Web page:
At the back are the full automatic loader assembly in six parts that includes the lower automatic loading tray and again the detail on the parts very well done including the inner feed pawl on the left and right loading frame. These and the rear cover also have excellent flush screw detail included and added under the recuperator spring housing is the recoil cylinder in two parts.
The barrel/breech and automatic loader are trapped between the breech casing assembly halves on small inside guides as the halves are glued together and the instructions indicated the whole barrel/breech will recoil using the spring. But his is quite impractical really and it better to just glue the assembly together to ensure the top and bottom join seam was as small as possible and the barrel sits the correct distance from the front of the casing.
Added to the assembled gun is the top and side covers, you could leave these open to show the inner detail in a diorama setting with the gun undergoing maintenance if you wished? Other details include two underside bolt strips and the left side hand operating lever. Also provided is a 4 round ammo clip to add inside the auto feed should you want and the fit is perfect with the clip held snugly in place without the need for glue.
The kit also includes the automatic loader hood should you wish to use this but note these hoods are usually only fitted when the gun is in the transport mode.
The two equilibrator cases and their joining trunnion bracket are moulded as one piece with just separate end caps and this eliminates any unsightly join seam with just the fine mould seam to remove. The two pistons fit inside the cases and join to the sides of the elevating arc but it’s best to leave these off until the gun is mounted between the two carriage frames later.
Amongst the delicate sub-assemblies with the kit are the large sights mounted on the front of the gun housing with two types provided in the kit. There are the initial double ring sights or the intricate Stiffkey sight and as mentioned above with the double ring sights being the easiest to assemble and most appropriate to use for early BEF or 8th Army Africa guns as the Stiffkey sight was not introduced until 1943.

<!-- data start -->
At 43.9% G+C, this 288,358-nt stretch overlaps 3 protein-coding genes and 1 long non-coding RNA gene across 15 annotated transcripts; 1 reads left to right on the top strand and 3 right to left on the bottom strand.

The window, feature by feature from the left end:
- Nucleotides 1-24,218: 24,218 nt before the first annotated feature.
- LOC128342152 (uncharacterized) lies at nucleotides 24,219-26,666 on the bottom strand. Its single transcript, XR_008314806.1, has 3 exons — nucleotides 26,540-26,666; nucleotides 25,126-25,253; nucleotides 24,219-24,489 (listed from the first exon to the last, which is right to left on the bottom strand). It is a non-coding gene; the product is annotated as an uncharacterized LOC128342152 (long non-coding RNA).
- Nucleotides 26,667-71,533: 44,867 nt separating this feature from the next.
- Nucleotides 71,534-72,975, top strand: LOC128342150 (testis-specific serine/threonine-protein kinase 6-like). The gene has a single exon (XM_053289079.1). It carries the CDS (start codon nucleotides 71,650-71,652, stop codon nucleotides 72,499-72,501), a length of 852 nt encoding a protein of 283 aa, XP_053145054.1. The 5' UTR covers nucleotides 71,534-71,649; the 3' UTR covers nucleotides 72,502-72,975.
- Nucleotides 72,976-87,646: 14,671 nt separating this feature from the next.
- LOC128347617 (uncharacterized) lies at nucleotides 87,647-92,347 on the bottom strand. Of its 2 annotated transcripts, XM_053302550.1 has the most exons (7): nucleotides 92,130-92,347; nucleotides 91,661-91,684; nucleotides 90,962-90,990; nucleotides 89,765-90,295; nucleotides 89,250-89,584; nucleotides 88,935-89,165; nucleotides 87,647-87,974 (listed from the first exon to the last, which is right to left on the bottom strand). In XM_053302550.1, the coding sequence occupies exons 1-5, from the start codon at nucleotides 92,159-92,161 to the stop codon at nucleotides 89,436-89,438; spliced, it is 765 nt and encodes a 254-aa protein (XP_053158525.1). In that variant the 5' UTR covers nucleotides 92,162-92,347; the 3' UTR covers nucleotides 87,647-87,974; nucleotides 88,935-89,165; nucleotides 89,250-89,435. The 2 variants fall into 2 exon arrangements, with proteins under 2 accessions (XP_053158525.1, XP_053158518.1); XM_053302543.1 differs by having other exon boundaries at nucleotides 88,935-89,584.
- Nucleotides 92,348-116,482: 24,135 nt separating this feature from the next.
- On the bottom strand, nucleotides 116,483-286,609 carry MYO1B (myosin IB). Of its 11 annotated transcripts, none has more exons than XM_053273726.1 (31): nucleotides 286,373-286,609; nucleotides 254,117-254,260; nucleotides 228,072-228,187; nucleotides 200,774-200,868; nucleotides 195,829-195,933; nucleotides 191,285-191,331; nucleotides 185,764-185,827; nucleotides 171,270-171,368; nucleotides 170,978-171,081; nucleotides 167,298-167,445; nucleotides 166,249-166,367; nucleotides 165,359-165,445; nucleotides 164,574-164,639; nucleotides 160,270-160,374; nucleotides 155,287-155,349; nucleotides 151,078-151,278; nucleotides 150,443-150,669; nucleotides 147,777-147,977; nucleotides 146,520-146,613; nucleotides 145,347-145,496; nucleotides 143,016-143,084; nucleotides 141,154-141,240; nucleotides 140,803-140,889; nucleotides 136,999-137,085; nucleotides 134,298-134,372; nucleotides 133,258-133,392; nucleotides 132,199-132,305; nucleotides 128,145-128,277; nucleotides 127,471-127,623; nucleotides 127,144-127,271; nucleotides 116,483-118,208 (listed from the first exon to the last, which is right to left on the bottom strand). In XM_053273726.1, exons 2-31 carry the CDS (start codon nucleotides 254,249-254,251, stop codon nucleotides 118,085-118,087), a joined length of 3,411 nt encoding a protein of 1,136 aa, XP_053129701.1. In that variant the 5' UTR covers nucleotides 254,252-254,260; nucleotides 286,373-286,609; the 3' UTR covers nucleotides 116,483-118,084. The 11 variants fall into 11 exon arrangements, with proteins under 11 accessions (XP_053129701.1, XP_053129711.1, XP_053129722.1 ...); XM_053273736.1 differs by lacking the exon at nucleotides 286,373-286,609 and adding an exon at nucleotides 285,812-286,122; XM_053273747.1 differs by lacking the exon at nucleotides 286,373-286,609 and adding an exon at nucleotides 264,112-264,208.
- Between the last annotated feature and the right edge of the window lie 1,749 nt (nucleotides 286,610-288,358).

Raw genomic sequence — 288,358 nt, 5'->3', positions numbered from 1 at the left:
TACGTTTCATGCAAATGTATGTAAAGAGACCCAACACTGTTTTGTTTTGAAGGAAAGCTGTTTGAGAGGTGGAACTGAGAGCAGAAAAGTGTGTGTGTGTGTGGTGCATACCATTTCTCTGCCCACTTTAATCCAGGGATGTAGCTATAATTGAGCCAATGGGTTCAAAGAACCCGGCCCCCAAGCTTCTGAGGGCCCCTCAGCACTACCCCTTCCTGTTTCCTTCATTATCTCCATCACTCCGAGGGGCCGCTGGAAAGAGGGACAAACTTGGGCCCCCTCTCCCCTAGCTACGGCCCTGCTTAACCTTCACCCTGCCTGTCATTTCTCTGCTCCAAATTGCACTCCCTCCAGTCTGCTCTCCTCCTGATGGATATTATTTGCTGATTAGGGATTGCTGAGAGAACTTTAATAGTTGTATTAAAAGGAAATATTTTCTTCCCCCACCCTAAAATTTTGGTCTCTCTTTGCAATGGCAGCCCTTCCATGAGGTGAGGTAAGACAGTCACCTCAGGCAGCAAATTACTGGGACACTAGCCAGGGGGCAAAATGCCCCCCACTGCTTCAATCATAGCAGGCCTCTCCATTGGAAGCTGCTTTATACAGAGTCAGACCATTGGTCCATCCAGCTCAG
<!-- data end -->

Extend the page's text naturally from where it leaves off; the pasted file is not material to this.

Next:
The double ring sight has the one piece ‘H’ tube frame with the four etched ring sights added front and rear, with the larger ones at the front obviously. Added to each of the etched sights are two of the small wing nuts provided and I found it best to drill small 0.45mm holes into the plastic sight mounts and insert the wing nut shaft into the hole. The etched sight already has 0.45mm holes included for the wing nuts so you use these as a guide to drill into the plastic after attaching the sights with cyanoacrylate, ensure you firmly hold the plastic frame with tweezers while drilling or there could be problems.
The Stiffkey sight is a different proposition as it is made up of 17 fine plastic and 7 very small etched parts with the cleanup of the fine moulding seams on parts F8 and F14 in particular requiring extreme care not to damage the very fine mouldings. Part F14 the large triangular frame must be about as fine you could mould something in plastic and it’s probably best to clean up the mould seams while the part is still attached to the sprue for a bit more support.
Assembling the sight is fairly straightforward really providing you take your time to ensure the right part goes in the right place and allow time for the glue on one part to ‘go off’ before attaching the next. The only adjustment required was to enlarge the locating holes in part F10 for the pins on part F8 for a better fit but other than that everything fitted nicely which did ease some of the pain with so many small and delicate parts.Once assembled you again have to handle this with care and it’s definitely a case for leaving this off until the very last to avoid damage, but the finesse of this sub-assembly sort of sums up the quality of the whole kit providing you take your time.
The delicate Stiffkey sight with 17 plastic and 7 etched parts requiring some care during assembly
The two 4 round ammo clips in brass quite an intricate assembly made up of seven etched brass parts and two plastic mounting posts with the two long brass strips (parts P1, P3) for the W brackets having to be bent to shape.
Unfortunately for some reason Bronco don’t give you the jig for bending the W brackets with this kit as they did with the previous kit and this does make bending these racks to shape a whole lot harder, if you have the first Canadian Bofors kit you can of course use the jig from that kit. It’s best not to anneal the brass beforehand as you want this strong enough to hold the ammo clips once bent to shape.
Soldering the W brackets to the base stubs is easier than it sounds by holding the W brackets inverted in a small clamp, reversible tweezers or “spare” hands which ever you prefer and with a pair of tweezers hold the base plate in position over the W brackets ready solder. Add a small amount of flux and the smallest chunk of solder on the join and then apply the heated soldering iron, not to the solder itself but just touch the brass near the join and the heat will melt the solder which will run between the bracket and stub to form the join.